You may not have read any news stories today about your Netflix (NFLX) subscription going up, but it will be, at least indirectly. While Netflix itself has not announced plans to raise its DVD-by-mail rates, the fact that the U.S. Postal Service has announced it is cutting out Saturday deliveries will in fact result in higher rates from Netflix on a per disc basis.
The reasoning is that Netflix customers will have four, sometimes five, fewer days each month to return or receive DVDs in the mail. This will lower the number of discs you can watch in a month, and as a result raise the cost you are paying per disc you can watch each month will be higher.
In today's online world, people do not rely on the Post Office as much as they used to. Instead of sending mail and greeting cards, we can send an email or e-card. As opposed to paying our bills each month with a check in the mail, we can handle all of our bills online. This has had a major impact on the Postal Service, which lost $15.9 billion last year.
Hoping to slow the bleeding, as of August 1 the Postal Service will no longer deliver mail to individuals or businesses on Saturdays. Package deliver will go on as usual.
It is still unclear whether or not Congress will have to approve the change, but with the amount of money that the Post Office loses every day, it is hard to imagine that the schedule changes will meet with too much resistance.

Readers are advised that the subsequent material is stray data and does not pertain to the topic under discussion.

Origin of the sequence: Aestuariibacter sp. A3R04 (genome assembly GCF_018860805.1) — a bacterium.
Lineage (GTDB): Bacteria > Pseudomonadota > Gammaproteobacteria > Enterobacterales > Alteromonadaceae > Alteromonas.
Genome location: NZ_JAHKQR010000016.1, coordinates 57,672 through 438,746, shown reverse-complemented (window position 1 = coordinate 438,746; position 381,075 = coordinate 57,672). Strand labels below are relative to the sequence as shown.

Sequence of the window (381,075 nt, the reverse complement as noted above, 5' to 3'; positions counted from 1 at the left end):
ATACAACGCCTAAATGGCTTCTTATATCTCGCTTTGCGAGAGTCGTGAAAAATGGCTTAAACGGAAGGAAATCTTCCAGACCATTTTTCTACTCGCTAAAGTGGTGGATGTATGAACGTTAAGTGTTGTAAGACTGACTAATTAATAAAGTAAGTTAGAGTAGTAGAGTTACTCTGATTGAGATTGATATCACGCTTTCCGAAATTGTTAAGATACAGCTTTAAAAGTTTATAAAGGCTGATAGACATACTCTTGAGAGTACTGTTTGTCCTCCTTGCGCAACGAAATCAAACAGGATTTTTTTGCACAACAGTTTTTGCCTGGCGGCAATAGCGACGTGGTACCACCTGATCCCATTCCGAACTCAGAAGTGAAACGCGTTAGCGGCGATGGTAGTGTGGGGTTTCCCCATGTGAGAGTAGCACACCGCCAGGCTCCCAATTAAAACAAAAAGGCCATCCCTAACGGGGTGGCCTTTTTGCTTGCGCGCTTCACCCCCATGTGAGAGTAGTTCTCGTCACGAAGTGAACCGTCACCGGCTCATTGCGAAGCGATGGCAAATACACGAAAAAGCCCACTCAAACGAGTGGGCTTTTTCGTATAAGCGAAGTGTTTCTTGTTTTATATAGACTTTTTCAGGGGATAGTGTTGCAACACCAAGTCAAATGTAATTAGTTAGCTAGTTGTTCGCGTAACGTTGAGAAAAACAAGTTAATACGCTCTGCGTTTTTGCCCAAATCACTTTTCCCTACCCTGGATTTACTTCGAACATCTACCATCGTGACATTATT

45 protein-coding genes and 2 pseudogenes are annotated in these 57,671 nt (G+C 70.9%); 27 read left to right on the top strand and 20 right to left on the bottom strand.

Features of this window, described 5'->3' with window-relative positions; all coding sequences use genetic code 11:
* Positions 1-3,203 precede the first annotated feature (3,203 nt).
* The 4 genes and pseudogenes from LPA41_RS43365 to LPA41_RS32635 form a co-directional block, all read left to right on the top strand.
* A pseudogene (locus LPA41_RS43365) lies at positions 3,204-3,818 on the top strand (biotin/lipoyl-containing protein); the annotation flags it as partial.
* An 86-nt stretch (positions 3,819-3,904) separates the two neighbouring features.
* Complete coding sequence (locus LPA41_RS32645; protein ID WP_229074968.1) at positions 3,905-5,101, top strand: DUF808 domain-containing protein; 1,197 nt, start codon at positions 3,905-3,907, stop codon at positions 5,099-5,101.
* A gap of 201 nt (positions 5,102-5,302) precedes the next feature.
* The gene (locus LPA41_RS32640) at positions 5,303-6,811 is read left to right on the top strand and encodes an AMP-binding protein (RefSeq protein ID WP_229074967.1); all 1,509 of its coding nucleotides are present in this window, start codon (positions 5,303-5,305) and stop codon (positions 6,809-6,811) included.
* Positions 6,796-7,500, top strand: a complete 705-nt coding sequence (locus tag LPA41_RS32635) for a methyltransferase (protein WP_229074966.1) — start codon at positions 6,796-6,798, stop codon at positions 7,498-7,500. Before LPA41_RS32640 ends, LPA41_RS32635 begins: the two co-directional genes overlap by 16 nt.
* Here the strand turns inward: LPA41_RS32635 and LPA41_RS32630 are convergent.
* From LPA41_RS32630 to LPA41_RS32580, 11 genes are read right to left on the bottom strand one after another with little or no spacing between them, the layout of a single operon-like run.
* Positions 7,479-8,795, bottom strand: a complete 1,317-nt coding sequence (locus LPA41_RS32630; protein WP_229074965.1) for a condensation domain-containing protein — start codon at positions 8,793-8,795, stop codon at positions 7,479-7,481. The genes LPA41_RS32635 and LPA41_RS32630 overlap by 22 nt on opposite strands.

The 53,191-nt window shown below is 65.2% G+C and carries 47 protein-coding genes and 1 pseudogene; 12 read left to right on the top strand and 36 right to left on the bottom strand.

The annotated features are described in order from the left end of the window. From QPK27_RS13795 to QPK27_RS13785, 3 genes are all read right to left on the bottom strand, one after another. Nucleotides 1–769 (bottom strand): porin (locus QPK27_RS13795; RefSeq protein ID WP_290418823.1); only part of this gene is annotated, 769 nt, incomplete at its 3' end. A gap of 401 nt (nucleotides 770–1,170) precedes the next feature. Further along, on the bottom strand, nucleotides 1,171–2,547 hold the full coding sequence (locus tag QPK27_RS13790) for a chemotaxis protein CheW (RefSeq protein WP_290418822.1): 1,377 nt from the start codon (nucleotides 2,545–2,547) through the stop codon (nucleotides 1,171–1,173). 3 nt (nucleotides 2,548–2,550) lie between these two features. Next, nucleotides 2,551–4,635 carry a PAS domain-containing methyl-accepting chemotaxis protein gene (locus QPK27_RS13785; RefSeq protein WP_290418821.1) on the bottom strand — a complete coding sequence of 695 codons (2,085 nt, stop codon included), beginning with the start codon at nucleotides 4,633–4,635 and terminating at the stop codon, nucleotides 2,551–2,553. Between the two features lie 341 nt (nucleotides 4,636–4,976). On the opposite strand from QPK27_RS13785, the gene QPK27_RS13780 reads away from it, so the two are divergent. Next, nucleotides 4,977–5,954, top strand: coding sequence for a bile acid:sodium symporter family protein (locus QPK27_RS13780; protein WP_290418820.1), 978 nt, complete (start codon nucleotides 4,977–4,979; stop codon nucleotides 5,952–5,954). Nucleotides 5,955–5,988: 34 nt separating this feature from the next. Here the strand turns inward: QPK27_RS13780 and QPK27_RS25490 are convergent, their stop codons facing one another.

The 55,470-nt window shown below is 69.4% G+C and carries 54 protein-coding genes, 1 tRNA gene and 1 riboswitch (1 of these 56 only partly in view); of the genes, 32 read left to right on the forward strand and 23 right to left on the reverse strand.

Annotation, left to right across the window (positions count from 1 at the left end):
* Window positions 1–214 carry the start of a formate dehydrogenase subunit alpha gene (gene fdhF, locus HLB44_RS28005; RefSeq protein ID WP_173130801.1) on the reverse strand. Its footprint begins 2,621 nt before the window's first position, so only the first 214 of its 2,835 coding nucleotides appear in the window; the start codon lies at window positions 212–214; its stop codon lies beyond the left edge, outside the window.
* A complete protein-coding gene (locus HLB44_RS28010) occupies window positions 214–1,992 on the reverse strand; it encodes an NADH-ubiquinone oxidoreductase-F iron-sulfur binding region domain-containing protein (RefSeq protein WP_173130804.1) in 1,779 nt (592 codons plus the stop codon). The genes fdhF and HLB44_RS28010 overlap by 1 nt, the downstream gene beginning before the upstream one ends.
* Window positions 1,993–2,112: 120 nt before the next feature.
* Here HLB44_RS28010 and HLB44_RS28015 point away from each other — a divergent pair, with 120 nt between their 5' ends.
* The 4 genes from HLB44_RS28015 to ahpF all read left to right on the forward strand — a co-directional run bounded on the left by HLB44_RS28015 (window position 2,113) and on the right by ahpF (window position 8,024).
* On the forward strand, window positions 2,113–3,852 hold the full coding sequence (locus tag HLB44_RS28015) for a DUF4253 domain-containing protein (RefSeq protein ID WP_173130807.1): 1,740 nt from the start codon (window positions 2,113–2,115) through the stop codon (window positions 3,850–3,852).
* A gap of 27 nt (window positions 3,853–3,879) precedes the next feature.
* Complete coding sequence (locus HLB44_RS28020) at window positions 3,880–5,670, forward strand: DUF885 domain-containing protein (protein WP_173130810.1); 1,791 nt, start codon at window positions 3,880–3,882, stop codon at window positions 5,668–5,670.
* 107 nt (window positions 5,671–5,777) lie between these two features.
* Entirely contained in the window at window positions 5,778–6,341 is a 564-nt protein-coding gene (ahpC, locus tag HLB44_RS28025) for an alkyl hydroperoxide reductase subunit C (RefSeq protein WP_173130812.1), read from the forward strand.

For Netflix subscribers, that means fewer DVDs by mail. The company's current DVD-by-mail plan allows for unlimited one-at-a-time DVDs costs $7.99 a month. With four or five fewer delivery days each month, the cost of each DVD just got a little bit higher.
Netflix did not respond to inquiries about this stealth price increase.
Michael Fowlkes is a financial writer who has been with the Fresh Brewed Media family since 2004. Over the course of his tenure with Fresh Brewed Media, he has worn many hats, including portfolio manager, options analyst, and writer. Michael received his undergraduate degree from Virginia Tech in Accounting and got his start in finance working as a stock trader for six years at Chase Investment Counsel in Charlottesville, Va. His articles typically cover big-picture events and forecasting what impact they will have on the stock market. In addition to writing for Fresh Brewed Media, Michael also wrote for AOL's BloggingStocks for three years, focusing most of his attention on the energy and technology sectors. Follow him on Twitter at @MFatMICenter.